Let us now have a look at the so-called Italian or Petrarchan sonnet. It was popularized by the great Aretine poet Petrarch, and early examples of the sonnet are often overt imitations of the master. The problem for the English poet is that Italian is a language in which rhyme comes so easily as to be virtually natural. Italian is also a naturally melodious language, whereas in English, the Anglo-Saxon bones of our language too often stick through the soft skin and supple flesh of the Latin and Norman French. On the other hand, it is the very difficulty of writing English sonnets that often makes them more ambitious.
This form falls into two parts, an octave of 8 lines and a sestet of 6. The octave has a complex rhyme scheme that seems to hold the section together: abbaabba.
The sestet may take a number of different forms. Among the more common are: cdecde or cdcdcd or, as below, cdcdee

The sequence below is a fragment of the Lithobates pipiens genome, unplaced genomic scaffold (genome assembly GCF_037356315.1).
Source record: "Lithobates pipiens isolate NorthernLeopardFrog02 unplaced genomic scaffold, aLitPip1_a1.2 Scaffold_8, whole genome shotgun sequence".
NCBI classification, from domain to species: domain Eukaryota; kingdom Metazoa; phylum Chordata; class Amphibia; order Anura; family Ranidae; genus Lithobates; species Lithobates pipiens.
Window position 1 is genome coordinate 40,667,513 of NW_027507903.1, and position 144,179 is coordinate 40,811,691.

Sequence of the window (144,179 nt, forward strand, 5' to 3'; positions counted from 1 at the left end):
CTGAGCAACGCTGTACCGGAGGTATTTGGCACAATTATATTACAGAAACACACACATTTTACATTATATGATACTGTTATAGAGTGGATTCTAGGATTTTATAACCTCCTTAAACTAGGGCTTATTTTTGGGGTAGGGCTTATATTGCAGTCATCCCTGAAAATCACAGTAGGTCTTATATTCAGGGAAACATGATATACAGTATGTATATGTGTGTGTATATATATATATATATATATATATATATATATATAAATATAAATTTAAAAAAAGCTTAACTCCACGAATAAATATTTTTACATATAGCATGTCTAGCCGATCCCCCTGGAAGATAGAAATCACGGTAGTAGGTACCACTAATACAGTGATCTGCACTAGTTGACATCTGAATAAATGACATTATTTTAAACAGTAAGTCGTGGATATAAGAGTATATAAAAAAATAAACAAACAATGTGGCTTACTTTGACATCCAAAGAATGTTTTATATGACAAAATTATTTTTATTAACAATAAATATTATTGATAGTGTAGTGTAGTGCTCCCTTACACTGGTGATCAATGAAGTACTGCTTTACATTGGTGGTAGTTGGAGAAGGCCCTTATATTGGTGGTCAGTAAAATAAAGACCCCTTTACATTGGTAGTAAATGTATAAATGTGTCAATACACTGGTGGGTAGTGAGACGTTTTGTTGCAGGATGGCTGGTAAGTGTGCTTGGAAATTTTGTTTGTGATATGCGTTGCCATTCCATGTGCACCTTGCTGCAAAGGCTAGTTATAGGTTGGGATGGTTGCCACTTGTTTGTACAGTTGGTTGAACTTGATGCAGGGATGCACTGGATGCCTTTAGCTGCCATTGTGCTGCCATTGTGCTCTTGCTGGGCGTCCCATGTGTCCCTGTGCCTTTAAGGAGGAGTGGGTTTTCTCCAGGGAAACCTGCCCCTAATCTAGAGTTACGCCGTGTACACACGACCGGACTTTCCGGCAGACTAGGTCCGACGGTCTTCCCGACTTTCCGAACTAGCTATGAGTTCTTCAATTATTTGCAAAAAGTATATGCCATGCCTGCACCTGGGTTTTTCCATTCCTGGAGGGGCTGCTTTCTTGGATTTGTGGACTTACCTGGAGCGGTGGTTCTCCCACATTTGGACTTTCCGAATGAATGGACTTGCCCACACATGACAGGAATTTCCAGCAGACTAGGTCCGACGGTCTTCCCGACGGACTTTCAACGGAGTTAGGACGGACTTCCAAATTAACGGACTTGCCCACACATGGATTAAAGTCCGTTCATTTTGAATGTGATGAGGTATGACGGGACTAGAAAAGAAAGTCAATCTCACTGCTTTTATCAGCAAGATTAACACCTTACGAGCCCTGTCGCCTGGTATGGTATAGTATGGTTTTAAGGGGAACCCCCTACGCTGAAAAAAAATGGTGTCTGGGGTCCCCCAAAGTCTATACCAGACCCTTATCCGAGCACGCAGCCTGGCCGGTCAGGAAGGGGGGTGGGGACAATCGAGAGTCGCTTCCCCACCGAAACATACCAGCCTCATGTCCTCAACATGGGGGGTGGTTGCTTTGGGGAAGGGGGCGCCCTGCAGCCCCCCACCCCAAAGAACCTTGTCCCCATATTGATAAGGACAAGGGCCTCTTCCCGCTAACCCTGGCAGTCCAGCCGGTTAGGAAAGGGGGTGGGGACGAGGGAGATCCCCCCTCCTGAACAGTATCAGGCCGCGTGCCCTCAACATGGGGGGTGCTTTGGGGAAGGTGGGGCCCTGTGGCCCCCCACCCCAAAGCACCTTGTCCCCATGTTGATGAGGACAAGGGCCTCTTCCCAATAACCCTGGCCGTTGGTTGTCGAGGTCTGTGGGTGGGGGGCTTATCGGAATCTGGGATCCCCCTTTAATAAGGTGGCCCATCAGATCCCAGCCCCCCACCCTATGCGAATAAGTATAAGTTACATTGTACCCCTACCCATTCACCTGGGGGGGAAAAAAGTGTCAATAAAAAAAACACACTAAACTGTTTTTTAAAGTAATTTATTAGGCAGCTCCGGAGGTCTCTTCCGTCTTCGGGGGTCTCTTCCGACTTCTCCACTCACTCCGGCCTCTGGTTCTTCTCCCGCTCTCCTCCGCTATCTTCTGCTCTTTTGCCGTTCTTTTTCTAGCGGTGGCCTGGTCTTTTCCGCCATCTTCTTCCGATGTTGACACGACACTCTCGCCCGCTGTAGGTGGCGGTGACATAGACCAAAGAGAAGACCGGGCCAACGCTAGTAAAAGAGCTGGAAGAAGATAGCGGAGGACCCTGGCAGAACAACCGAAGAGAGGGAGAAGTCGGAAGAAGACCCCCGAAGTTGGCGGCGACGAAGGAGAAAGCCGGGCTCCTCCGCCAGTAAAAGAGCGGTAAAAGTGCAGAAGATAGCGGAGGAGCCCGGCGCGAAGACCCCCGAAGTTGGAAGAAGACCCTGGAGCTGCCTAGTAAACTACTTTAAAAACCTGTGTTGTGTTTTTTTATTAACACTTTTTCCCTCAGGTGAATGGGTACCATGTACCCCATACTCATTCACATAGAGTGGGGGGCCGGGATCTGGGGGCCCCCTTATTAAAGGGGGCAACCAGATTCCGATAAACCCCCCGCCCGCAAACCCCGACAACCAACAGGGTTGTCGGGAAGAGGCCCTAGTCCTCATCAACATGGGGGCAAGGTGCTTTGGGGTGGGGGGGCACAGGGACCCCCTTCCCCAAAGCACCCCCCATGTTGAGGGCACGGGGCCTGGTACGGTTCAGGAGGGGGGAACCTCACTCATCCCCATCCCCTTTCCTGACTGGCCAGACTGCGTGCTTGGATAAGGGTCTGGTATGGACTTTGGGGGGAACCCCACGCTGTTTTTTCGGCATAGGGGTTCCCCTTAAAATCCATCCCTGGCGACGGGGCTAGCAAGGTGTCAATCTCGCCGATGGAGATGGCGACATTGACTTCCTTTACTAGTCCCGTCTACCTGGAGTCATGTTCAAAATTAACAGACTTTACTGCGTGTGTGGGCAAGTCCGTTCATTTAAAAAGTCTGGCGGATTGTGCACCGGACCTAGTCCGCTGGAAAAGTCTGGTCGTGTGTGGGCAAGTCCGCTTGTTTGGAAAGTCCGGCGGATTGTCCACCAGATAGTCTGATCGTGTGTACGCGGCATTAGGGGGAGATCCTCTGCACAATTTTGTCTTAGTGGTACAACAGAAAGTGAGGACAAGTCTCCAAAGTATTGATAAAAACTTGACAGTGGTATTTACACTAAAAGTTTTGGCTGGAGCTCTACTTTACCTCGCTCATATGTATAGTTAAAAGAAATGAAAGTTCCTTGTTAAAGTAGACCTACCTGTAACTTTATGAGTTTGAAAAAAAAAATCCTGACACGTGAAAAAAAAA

Here is an early and deservedly famous example by the Elizabethan courtier and soldier, Sir Philip Sidney, from his cycle, Astrophel and Stella:
With how sad steps, O Moon, thou climb'st the skies !
How silently, and with how wan a face !
What, may it be that even in heavenly place
That busy archer his sharp arrows tries?
Sure, if that long with love-acquainted eyes
Can judge of love, thou feel'st a lover's case;
I read it in thy looks; thy languisht grace
To me that feel the like, thy state descries.
Then, even of fellowship, O Moon, tell me,
Is constant love deemed there but want of wit?
Are beauties there as proud as here they be?
Do they above love to be loved, and yet
Those lovers scorn whom that love doth possess?
Do they call virtue there, ungratefulness?
Here is a slightly later poem by the Scottish poet William Drummond, remembered today mostly for his reminiscences of Ben Jonson who visited him, but not a bad poet in his own right who had more than a few happy thoughts.
TO HIS LUTE.
My lute, be as thou wert when thou did'st grow
With thy green mother in some shady grove,
When immelodious winds but made thee move,